A Rock that will not Move. By Keith White  

You could say that, all things considered, her life had been hollowed out, whittled away, taken from her: the only exception being the most basic things of life such as the clothes that she stood up in.  She is in her 70s, but without a husband or partner (one died; she and the other are separated); she is estranged from her children and grand-children; was hospitalised after having taken an overdose; and is currently living in emergency accommodation for homeless people.  As one who served for part of her life in the armed forces, all routine and predictability, teamwork and camaraderie, accountability and purpose had disappeared from her life.  When I first saw her after all this, I couldn’t get out of my mind a picture of a tree struck by lightning silhouetted on an empty landscape, or King Lear on the blasted heath.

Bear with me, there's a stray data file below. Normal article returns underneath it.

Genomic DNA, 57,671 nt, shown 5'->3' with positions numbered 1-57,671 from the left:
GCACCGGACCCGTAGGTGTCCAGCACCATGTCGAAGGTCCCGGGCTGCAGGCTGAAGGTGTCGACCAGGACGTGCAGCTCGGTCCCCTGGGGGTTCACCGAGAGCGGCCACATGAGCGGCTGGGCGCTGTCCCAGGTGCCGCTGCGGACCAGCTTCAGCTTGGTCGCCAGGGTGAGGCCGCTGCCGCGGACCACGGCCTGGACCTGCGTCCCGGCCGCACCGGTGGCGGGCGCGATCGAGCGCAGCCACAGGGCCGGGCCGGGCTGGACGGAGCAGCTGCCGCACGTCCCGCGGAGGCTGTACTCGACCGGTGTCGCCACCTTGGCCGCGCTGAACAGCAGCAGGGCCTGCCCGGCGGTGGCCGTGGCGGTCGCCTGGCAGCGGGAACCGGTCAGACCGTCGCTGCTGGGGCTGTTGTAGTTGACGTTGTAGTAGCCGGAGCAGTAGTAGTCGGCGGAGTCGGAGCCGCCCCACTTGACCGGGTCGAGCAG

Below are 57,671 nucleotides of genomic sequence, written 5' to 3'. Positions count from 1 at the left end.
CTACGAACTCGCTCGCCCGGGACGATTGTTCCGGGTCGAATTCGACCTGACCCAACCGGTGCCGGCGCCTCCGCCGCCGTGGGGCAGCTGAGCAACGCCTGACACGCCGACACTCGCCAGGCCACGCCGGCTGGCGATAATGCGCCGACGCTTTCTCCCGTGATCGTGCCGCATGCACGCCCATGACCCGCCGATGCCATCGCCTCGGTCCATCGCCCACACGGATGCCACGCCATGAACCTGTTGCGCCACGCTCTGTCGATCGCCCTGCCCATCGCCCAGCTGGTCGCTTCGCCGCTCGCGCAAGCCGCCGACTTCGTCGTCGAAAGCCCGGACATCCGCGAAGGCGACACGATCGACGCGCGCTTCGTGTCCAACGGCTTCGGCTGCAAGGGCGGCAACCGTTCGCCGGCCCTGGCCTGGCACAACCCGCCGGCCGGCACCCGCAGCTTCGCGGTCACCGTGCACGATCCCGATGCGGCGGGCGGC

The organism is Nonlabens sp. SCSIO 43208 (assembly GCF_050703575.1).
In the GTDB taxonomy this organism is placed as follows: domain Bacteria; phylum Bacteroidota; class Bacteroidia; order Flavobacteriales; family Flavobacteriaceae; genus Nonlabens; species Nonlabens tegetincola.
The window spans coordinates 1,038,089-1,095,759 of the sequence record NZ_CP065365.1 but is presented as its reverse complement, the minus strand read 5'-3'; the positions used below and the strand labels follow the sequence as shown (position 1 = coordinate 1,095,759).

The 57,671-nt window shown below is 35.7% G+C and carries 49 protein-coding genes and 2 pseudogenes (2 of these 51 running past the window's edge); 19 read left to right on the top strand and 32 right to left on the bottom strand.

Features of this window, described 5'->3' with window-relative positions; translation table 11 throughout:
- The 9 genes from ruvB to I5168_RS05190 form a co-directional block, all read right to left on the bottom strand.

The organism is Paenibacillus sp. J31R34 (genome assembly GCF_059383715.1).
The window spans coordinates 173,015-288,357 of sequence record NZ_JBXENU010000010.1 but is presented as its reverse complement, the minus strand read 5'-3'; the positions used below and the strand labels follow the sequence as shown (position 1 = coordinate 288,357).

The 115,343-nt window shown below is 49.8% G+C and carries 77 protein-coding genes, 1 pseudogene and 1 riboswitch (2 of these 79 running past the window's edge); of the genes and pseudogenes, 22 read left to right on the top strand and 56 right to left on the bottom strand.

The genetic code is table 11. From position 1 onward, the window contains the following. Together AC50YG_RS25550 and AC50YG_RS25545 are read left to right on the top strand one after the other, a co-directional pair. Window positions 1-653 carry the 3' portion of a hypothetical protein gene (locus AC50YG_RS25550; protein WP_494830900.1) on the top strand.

So it was that she came back home: that is, to Mill Grove, the only place where she says she had known security and consistent care in her childhood.  She had accepted our invitation to stay for Christmas. The last time she had been here for the festive season was well over fifty years ago.  She was with us for four days, right through the celebrations.   A couple of weeks earlier we had met with time to talk and also without risk of interruption, but Christmas at Mill Grove is a continuously social, bustling gathering that doesn’t lend itself to prolonged personal conversations.  We chatted over the course of the four days of course, mostly at meal times when she sat at the table just beside me to my left, but for the most part she needed to find her own level of engagement with the people who were here and the activities that were happening all around her.